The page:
Eventually, I decided to remain in the shadows like a cult, and would have remained there, content and replete, if it hadn’t been for Jeremiah –well, his name was actually Jerry, but I promoted him. I saw him walking his funny little incontinent dog in a small park a few weeks after I abandoned my flock. I’ve never really liked him because he was always complaining about something. Criticizing this, or mocking that, his life –to hear him describe it- was Job-like. And I think he saw his dog, Weenie, as an agent of excretal revenge. His very own avenging angel.

“Jerry,” I said, quickly moving my foot from Weenie’s inquiring leg. “I thought you preferred sidewalks for your exercise.”

The sarcasm was lost on him, though. “Got bawled out by some lady the other day,” he said, not in the least embarrassed. “Said she was going to call the mayor…”

Does anybody actually call a mayor nowadays? “Oh… Well, nice to see you again, Jerry,” I said, starting to walk away as Weenie, never one to accept failure, began to tee me up again.

“I’ve begun to walk the trails, you know,” he said grabbing my sleeve, his eyes turning skyward, as if he was appealing for divine forgiveness. “Nobody seems to care in there.” This seemingly angst-ridden statement was accompanied by a sour grin and what on anybody else might have passed for a wink. On his face, however, it was more like a twitch; a muscle fired by mistake.

“And do you know what I saw?” he continued, his voice thick with contempt. He waited for me to ask, but I was too busy with Weenie to answer. Besides, I knew he was going to tell me whether or not I asked.

I did, however, manage a quick glance to see if he’d notice if I kicked the dog. He pulled sharply on the leash as I searched his eyes, but I think it was because Weenie was showing preternatural interest in one of his shoe by then.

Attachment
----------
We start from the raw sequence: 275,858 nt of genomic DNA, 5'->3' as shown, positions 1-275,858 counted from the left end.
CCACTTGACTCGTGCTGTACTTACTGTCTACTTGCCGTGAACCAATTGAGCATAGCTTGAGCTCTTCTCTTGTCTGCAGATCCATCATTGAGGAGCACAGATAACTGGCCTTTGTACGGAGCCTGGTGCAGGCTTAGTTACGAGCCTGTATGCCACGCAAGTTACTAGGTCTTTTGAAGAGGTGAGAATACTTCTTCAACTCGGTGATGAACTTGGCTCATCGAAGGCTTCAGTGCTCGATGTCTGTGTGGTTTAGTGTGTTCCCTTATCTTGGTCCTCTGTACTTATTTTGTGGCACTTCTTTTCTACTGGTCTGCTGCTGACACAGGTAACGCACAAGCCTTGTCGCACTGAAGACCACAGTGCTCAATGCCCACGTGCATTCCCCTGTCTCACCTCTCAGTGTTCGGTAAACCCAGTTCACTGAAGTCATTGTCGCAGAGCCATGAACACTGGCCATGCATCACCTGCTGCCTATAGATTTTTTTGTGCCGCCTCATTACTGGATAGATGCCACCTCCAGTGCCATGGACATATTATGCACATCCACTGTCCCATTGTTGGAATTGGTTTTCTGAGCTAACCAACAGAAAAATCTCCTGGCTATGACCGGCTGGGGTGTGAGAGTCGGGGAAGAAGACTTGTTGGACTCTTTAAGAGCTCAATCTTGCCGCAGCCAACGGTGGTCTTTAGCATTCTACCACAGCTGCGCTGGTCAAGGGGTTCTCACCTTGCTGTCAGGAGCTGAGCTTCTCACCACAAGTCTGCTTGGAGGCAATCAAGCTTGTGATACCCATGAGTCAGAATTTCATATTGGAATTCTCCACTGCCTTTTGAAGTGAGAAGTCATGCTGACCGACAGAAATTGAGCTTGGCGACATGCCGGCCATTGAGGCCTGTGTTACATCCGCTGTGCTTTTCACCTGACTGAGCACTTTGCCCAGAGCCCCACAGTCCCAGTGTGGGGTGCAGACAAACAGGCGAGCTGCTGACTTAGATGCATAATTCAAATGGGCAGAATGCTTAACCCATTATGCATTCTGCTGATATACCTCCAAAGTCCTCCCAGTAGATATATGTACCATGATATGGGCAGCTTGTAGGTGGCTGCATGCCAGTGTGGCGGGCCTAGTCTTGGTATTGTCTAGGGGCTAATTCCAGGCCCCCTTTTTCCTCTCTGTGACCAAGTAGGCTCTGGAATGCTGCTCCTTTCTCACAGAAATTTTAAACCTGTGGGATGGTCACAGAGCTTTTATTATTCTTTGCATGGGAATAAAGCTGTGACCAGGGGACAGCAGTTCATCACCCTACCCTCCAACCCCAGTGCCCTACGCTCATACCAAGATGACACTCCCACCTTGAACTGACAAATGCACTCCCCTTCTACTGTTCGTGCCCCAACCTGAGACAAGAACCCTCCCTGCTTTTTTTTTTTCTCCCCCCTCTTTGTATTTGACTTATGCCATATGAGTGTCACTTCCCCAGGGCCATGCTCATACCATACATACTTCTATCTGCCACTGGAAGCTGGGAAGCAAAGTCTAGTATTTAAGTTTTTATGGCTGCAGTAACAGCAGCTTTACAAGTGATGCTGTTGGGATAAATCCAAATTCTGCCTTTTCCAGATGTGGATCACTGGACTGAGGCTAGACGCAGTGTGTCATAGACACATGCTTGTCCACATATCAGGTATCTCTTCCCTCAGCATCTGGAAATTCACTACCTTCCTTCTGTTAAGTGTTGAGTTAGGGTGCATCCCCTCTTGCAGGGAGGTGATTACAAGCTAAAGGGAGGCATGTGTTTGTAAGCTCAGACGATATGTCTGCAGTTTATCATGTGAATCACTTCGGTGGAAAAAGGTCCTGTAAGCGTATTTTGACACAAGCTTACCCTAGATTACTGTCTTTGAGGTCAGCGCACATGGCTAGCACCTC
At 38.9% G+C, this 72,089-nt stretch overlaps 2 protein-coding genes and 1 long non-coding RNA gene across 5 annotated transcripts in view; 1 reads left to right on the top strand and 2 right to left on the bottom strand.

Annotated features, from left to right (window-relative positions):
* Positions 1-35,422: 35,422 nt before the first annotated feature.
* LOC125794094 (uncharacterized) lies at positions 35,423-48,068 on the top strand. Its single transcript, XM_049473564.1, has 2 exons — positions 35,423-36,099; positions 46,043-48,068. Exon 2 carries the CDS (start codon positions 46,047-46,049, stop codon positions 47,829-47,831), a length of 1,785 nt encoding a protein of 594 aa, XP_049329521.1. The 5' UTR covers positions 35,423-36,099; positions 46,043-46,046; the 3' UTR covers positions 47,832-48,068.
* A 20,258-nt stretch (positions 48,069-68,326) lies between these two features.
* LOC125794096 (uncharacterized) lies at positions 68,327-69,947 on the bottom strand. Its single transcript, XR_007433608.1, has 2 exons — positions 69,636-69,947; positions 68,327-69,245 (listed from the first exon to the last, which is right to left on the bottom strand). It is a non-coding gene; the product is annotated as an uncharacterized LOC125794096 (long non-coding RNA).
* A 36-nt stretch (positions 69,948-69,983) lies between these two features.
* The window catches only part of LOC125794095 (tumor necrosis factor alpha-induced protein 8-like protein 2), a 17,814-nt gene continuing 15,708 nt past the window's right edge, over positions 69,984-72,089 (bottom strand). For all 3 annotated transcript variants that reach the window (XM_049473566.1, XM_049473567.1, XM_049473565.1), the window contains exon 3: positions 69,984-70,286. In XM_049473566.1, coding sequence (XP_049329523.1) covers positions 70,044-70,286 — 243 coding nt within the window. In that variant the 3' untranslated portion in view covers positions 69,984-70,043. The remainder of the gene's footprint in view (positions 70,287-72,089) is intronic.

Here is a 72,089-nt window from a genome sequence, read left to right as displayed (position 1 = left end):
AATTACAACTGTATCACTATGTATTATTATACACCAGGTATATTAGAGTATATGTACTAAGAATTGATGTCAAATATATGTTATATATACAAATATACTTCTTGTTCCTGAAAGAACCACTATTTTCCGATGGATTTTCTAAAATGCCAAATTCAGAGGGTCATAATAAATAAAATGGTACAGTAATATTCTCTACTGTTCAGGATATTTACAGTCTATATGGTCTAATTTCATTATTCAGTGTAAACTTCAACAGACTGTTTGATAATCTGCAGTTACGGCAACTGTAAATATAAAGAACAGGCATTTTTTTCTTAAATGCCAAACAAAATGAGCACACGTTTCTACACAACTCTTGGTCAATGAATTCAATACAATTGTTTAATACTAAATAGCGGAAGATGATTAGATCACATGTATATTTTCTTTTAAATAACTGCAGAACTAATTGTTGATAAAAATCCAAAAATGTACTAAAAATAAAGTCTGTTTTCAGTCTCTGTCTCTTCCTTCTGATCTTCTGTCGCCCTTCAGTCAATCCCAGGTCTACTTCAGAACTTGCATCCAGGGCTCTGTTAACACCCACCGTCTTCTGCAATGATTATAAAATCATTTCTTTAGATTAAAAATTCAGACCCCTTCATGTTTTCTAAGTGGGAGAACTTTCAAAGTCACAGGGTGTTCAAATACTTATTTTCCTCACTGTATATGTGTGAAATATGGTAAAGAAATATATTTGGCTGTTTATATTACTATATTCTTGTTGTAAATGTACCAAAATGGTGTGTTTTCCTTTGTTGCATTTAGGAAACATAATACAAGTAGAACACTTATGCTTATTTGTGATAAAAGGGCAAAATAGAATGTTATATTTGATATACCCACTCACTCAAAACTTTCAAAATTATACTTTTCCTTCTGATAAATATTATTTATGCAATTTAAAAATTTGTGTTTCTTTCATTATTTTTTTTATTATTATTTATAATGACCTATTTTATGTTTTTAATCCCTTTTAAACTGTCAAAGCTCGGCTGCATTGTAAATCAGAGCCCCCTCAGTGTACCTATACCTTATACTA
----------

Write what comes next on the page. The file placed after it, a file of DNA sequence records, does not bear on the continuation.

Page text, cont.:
“You know how Weenie likes to explore…?” He left the question open. “Well, I usually let him off his leash in the bush, so I never know where he’ll go.” His eyes darted briefly to my face to check whether or not I approved of this reckless action. “He always comes back, you know…”

Then, confident that I was reassured, he continued. “Anyway, I found him sitting on top of a boulder near the trail. He was sniffing at a pile of rocks he’d knocked down that somebody had stacked there. He was licking his lips and chewing something. He actually growled at me when I tried to get him off…”


He rolled his eyes in frustration that I didn’t immediately grasp the significance. “So somebody had left a candy there –I found a wrapper behind the boulder.” He shook his head disapprovingly. “Why do people do things like that?”

“Things like…?”

“Littering, for god’s sake!” His body stiffened and his mouth hardened -as if people like me were what was wrong with the world nowadays. “And there was actually a bare spot on the path where some idiot had taken those stones to put on the rock…” He shook his head irritably again and looked around as if he was searching for another bare spot to illustrate how upsetting it was.

“Maybe they were just trying to hide the candy,” I said softly, “Put it in a special place…” Weenie was tugging on his leash so Jerry was already starting to wander off. I don’t think he heard me.

But I don’t think he’d ever hear. The message from my elfin grot was only a whisper in the trees: a still, small voice not yet ready for the rooftops. But my ripple had started –I already had the first sacrificial offering.

I think I’m going to like this Retirement stuff.